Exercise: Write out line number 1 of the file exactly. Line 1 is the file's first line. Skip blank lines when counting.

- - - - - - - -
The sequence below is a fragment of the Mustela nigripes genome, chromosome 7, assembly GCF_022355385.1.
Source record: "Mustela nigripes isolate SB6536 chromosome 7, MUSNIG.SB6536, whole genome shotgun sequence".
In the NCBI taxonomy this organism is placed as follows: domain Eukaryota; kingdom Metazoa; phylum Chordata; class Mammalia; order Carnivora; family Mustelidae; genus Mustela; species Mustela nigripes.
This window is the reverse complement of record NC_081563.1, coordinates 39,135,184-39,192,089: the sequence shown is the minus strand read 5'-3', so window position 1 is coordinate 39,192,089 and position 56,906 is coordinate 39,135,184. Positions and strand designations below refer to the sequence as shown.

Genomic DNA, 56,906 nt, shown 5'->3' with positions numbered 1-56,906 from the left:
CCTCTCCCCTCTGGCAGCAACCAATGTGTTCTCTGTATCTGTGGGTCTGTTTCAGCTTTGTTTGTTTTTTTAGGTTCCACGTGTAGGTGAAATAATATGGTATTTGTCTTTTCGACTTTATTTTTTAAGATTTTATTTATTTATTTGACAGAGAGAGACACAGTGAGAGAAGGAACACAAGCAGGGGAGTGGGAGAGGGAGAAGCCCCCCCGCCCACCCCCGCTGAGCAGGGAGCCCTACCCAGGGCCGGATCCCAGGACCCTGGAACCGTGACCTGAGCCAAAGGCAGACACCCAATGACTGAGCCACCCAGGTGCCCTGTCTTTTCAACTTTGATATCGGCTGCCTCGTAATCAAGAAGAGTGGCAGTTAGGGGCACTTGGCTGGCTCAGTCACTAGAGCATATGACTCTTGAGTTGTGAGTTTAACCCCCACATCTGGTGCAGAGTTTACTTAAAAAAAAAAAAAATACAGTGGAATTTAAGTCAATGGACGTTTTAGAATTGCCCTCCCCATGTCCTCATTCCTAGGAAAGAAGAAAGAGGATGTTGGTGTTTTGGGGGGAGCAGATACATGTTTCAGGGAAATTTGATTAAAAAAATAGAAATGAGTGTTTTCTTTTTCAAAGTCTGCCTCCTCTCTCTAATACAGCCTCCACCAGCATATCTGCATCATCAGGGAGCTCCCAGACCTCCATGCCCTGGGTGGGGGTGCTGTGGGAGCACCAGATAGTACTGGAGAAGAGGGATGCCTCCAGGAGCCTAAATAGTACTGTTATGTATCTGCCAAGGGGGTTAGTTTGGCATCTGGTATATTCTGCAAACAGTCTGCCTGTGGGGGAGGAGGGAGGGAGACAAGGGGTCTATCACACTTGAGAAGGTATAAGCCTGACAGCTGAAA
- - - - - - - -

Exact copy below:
The sequence below is a fragment of the Mustela nigripes genome, chromosome 7, assembly GCF_022355385.1.